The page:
Russia has warned US President Donald Trump against starting a unilateral fight with North Korea, claiming a ‘clumsy step could lead to an explosion’.
The Kremlin’s Deputy Foreign Minister Sergei Ryabkov urged America to find a ‘political resolution’ amid heightened tensions following Pyongyang’s sixth nuclear test.
And China today criticised President Donald Trump’s threat to cut off U.S. trade with countries that deal with North Korea and rejected pressure to do more to halt the North’s nuclear development.
Trump issued the threat after North Korea on Sunday exploded a thermonuclear device in its sixth and most powerful nuclear test. The threat was seen as a warning to China, North Korea’s main trading partner and only major ally.
Speaking at a BRICS summit in China, Ryabkov said: ‘Those who are stronger and smarter should show restraint. Any clumsy step could lead to an explosion.’
He said sanctions on North Korea had reached the limit of their impact. Any more would be aimed at breaking its economy, so a decision to impose further constraints would become dramatically harder, he said.
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Ryabkov added that that no country ‘the right to take unilateral action’.
It came after the US warned it could launch a ‘massive military response’ to any threats from North Korea after the rogue state announced it had successfully tested a weapon up to ten times more powerful than the Hiroshima bomb that could kill millions of people.
When asked if he planned to attack Pyongyang, Donald Trump replied, ‘We’ll see’, and said he was holding a meeting with his military leaders. Mr Trump also tweeted that talk of appeasement was pointless because North Korea ‘only understand one thing’, as the state promised further tests.
Trump has also warned the US is considering halting trade with ‘any country doing business with North Korea’ – a threat China said was ‘unacceptable’ and ‘unfair’.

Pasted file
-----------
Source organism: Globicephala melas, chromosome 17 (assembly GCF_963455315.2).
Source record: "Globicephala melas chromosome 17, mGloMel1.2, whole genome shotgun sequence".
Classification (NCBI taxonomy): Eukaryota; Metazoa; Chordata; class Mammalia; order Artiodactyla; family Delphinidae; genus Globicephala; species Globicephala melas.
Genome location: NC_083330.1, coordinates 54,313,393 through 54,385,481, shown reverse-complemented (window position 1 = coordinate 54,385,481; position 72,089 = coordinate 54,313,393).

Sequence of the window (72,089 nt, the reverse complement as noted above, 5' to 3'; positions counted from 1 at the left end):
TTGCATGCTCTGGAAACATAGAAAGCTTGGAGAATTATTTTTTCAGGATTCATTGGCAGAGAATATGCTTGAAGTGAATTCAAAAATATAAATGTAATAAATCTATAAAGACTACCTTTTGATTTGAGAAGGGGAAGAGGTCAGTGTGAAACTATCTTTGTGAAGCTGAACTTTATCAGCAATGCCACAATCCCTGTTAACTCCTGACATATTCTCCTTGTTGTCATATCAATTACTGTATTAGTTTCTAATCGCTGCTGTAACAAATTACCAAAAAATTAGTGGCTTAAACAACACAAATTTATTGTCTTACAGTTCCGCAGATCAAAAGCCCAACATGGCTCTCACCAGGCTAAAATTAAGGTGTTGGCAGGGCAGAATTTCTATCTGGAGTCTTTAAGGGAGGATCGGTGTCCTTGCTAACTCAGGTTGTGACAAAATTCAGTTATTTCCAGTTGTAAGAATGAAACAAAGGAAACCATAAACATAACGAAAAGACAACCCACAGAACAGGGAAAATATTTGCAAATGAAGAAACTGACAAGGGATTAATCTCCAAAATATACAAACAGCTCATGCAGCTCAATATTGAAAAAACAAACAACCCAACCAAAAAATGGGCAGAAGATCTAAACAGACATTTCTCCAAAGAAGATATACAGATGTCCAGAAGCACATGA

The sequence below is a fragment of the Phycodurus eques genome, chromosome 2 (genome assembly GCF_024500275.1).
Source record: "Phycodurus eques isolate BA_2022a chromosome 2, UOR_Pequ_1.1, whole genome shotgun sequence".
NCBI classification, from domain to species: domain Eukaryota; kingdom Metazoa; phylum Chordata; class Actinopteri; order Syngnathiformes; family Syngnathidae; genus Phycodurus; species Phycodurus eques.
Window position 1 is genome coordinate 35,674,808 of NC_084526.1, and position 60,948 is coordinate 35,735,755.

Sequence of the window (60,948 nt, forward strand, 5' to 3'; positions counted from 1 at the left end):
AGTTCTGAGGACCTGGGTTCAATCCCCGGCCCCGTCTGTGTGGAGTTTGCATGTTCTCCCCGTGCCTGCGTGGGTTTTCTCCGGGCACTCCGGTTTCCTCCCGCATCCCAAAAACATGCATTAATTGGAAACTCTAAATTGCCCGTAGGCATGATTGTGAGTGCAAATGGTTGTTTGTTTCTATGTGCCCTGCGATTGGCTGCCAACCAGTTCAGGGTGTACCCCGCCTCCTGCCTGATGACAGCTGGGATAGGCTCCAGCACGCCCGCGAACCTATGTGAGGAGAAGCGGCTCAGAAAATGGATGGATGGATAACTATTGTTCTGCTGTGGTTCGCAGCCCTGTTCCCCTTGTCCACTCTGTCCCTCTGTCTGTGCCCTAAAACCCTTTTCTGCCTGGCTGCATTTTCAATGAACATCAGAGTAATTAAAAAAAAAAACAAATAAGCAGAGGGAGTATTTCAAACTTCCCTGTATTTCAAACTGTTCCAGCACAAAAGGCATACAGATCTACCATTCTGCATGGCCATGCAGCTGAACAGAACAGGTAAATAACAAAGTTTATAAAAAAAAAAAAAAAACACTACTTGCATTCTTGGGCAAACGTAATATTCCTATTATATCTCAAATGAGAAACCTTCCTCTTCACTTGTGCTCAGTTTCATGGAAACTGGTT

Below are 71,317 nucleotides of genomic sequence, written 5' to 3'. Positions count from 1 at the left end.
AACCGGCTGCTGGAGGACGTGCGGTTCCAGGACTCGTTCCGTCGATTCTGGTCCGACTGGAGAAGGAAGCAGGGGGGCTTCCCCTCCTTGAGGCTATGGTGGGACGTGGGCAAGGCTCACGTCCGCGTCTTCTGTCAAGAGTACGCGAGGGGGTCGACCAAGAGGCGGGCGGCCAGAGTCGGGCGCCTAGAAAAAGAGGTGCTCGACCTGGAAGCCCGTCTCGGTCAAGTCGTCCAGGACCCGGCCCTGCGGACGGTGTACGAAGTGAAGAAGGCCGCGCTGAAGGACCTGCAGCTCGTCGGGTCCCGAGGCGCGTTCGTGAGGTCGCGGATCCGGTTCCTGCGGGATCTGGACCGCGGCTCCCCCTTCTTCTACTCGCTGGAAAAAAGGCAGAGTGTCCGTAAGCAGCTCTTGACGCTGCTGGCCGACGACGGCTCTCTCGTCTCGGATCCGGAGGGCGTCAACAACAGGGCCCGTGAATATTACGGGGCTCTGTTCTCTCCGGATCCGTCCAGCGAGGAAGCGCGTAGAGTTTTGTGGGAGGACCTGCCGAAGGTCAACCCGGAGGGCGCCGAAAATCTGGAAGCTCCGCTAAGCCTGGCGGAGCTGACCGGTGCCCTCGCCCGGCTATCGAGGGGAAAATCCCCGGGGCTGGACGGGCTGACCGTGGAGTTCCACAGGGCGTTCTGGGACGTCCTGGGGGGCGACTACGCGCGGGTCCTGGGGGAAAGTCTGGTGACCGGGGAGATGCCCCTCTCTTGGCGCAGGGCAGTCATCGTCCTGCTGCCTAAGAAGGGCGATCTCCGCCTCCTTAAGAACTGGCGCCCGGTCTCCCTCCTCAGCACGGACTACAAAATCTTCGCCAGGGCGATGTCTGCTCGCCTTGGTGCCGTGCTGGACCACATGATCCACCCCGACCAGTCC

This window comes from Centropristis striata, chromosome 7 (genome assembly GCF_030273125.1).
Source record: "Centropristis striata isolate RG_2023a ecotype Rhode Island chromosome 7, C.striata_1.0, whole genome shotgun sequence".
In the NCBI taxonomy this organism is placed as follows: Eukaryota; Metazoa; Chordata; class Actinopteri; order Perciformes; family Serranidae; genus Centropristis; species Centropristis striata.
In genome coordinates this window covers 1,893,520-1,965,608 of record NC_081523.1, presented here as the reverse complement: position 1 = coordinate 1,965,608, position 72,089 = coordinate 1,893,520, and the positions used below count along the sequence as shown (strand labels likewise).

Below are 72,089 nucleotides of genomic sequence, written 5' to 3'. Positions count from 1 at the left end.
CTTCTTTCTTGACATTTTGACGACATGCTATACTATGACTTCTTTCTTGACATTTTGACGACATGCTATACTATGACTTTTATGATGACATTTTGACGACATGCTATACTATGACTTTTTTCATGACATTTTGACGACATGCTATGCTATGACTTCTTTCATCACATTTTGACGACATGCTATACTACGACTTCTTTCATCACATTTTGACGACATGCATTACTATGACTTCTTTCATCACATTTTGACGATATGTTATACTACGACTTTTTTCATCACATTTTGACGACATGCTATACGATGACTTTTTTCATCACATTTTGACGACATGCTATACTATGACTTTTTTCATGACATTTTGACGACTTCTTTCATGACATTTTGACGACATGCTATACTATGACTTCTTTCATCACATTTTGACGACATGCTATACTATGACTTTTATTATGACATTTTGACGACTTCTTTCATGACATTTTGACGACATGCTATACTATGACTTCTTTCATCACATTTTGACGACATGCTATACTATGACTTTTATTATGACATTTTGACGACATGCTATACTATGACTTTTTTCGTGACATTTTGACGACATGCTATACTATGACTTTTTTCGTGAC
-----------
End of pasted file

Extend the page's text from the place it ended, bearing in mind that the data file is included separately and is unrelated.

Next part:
Foreign ministry spokesman, Geng Shuang, criticised Trump’s stance.
‘What is definitely unacceptable to us is that on the one hand we work so hard to peacefully resolve this issue and on the other hand our interests are subject to sanctions and jeopardised,’ Geng said at a regular news briefing. ‘This is unfair.’
Such an approach would be drastic if applied to China, from which the United States imports goods worth about $40 billion a month.
Trump said it was under consideration ‘in addition to other options.’
Beijing said on Monday it had lodged an official protest with its ally North Korea following Pyongyang’s largest-ever nuclear weapons test.
Despite international condemnation, Kim Jong-un’s state media stepped up its hard-line rhetoric, describing South Korea’s ‘puppet’ army as ‘scabby sheep’ and warning they face ‘world-level military power’.
‘If we fire, they will die. This is the inescapable fate of the puppet warmongers,’ the ruling-party newspaper, Rodong Sinmun, wrote.
‘The puppet military gangsters should always be mindful that if they pretend to be brave, they would not save their skins as they have neither measure nor capability to cope with the ensuing consequences.
‘It is as foolish an act as exposing the neck under straw cutter to dare counter the world-level military power equipped with powerful nuclear striking means.
‘If the south Korean puppet forces continue to go reckless, misjudging the surging resentment and will of our army and people, they would face a horrible disaster.’
South Korea said on Monday it was talking to the United States about deploying aircraft carriers and strategic bombers to the Korean peninsula after signs North Korea might launch more missiles in the wake of its sixth and largest nuclear test.